The Power of Babel: A Natural History of Language by John McWhorter was published in the very early 2000s and discusses how languages arise, evolve, split, and go extinct. Why am I writing this as an "Is It Worth It" and not a book review? Well, I realized early in the book that if I was going to create a fantasy or scifi language, this book included a lot of information about how to make a fake language feel real and not just some made up words in an English grammar scheme.
This book covers a lot of ground in 303 pages, including discussing different grammatical boxes in which languages can be categorized and how languages tend to morph words (because there are reliable patterns). A lot of space is also dedicated to discussing dialects and creole languages.
I enjoyed many of the interesting facts in the book, and learned so much about language in general that I'd never considered. In fact, one of the facts I read was tweeted by Merriam Webster while I was reading. What are the odds? However, it was a little dry and spent a long time explaining things. There were also a lot of Bill Clinton jokes.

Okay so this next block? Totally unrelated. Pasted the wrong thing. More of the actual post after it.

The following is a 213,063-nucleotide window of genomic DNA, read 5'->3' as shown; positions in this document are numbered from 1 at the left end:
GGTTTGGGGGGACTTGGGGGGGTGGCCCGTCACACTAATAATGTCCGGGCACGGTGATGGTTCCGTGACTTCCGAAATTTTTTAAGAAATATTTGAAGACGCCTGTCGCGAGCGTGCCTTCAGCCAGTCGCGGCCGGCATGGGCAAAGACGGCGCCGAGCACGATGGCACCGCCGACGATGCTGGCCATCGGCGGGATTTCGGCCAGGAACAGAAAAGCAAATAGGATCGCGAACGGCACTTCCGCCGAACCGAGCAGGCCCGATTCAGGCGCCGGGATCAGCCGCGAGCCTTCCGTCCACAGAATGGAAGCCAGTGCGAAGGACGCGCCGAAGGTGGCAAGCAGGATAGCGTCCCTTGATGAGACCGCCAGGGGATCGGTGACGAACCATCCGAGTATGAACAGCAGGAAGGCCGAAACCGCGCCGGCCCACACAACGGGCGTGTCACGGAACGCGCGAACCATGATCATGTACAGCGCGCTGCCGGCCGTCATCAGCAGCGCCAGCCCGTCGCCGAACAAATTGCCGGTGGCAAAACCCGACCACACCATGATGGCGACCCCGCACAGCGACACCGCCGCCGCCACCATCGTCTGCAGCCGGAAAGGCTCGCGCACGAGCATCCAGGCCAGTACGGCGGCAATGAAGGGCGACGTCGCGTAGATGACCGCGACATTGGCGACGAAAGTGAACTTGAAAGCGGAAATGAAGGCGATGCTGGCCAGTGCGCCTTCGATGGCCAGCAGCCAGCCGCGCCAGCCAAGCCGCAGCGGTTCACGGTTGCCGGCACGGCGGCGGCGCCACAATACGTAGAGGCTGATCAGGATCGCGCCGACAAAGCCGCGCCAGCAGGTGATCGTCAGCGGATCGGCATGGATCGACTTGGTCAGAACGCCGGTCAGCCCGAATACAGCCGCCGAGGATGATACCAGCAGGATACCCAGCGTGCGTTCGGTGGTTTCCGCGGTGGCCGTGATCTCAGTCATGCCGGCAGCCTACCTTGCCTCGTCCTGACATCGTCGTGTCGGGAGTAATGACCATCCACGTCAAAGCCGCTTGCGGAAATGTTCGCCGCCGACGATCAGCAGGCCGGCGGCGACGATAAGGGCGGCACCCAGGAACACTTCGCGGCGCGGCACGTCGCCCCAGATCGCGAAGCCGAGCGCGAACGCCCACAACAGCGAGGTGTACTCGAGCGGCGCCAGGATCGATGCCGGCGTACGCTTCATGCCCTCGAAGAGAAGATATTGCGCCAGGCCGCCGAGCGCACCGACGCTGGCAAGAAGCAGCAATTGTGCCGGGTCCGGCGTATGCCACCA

Is It Worth It?
I got this paperback book from an indie bookstore for $17.99. If I was trying to build a language for a story, I think it would be a huge resource to get started with the basic concepts of how the language would operate. However, if you're just a linguistics nerd, or someone who got excited by the etymology in R.F. Kuang's Babel, then this is probably not the book you are hoping it is.
Have you ever tried to create a language for a project? What sources did you find helpful? Let's discuss in the comments!
I couldn't get the pencil to sit behind Wilbur's ear, but otherwise, it's a pretty close re-creation! Photo by Kate Ota 2023.